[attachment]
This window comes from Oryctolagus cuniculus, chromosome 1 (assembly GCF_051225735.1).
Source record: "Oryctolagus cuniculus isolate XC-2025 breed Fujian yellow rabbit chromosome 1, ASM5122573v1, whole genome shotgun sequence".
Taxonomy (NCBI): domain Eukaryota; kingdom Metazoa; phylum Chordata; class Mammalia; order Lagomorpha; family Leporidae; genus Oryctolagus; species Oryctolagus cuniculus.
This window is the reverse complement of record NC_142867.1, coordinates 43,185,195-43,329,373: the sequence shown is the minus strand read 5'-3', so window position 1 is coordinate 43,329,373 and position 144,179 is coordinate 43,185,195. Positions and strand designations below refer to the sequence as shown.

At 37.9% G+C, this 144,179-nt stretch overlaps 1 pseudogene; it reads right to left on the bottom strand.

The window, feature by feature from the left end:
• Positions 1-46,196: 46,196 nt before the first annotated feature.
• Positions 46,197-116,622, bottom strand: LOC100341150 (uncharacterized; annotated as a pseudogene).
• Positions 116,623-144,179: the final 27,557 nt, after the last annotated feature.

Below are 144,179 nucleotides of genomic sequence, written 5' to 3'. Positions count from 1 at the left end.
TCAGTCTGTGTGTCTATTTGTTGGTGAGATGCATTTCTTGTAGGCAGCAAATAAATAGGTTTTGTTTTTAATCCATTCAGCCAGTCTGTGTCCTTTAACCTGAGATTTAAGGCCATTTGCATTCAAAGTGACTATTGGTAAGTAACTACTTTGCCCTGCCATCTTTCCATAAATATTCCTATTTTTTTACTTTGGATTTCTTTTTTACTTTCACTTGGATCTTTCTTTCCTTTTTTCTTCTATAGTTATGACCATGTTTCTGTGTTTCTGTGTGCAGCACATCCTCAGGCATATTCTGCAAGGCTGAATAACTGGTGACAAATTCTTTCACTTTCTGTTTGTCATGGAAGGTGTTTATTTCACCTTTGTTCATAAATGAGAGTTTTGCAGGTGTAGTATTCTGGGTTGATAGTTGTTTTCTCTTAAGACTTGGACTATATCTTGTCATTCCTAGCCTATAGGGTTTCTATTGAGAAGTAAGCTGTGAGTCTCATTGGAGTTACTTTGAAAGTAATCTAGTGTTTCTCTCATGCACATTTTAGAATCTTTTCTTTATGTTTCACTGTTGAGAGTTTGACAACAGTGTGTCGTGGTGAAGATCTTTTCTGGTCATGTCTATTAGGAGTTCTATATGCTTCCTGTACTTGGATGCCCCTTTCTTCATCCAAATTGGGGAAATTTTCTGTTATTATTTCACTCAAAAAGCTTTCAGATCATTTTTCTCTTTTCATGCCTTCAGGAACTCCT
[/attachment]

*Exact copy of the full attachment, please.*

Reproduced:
This window comes from Oryctolagus cuniculus, chromosome 1 (assembly GCF_051225735.1).
Source record: "Oryctolagus cuniculus isolate XC-2025 breed Fujian yellow rabbit chromosome 1, ASM5122573v1, whole genome shotgun sequence".
Taxonomy (NCBI): domain Eukaryota; kingdom Metazoa; phylum Chordata; class Mammalia; order Lagomorpha; family Leporidae; genus Oryctolagus; species Oryctolagus cuniculus.
This window is the reverse complement of record NC_142867.1, coordinates 43,185,195-43,329,373: the sequence shown is the minus strand read 5'-3', so window position 1 is coordinate 43,329,373 and position 144,179 is coordinate 43,185,195. Positions and strand designations below refer to the sequence as shown.

At 37.9% G+C, this 144,179-nt stretch overlaps 1 pseudogene; it reads right to left on the bottom strand.

The window, feature by feature from the left end:
• Positions 1-46,196: 46,196 nt before the first annotated feature.
• Positions 46,197-116,622, bottom strand: LOC100341150 (uncharacterized; annotated as a pseudogene).
• Positions 116,623-144,179: the final 27,557 nt, after the last annotated feature.

Below are 144,179 nucleotides of genomic sequence, written 5' to 3'. Positions count from 1 at the left end.
TCAGTCTGTGTGTCTATTTGTTGGTGAGATGCATTTCTTGTAGGCAGCAAATAAATAGGTTTTGTTTTTAATCCATTCAGCCAGTCTGTGTCCTTTAACCTGAGATTTAAGGCCATTTGCATTCAAAGTGACTATTGGTAAGTAACTACTTTGCCCTGCCATCTTTCCATAAATATTCCTATTTTTTTACTTTGGATTTCTTTTTTACTTTCACTTGGATCTTTCTTTCCTTTTTTCTTCTATAGTTATGACCATGTTTCTGTGTTTCTGTGTGCAGCACATCCTCAGGCATATTCTGCAAGGCTGAATAACTGGTGACAAATTCTTTCACTTTCTGTTTGTCATGGAAGGTGTTTATTTCACCTTTGTTCATAAATGAGAGTTTTGCAGGTGTAGTATTCTGGGTTGATAGTTGTTTTCTCTTAAGACTTGGACTATATCTTGTCATTCCTAGCCTATAGGGTTTCTATTGAGAAGTAAGCTGTGAGTCTCATTGGAGTTACTTTGAAAGTAATCTAGTGTTTCTCTCATGCACATTTTAGAATCTTTTCTTTATGTTTCACTGTTGAGAGTTTGACAACAGTGTGTCGTGGTGAAGATCTTTTCTGGTCATGTCTATTAGGAGTTCTATATGCTTCCTGTACTTGGATGCCCCTTTCTTCATCCAAATTGGGGAAATTTTCTGTTATTATTTCACTCAAAAAGCTTTCAGATCATTTTTCTCTTTTCATGCCTTCAGGAACTCCT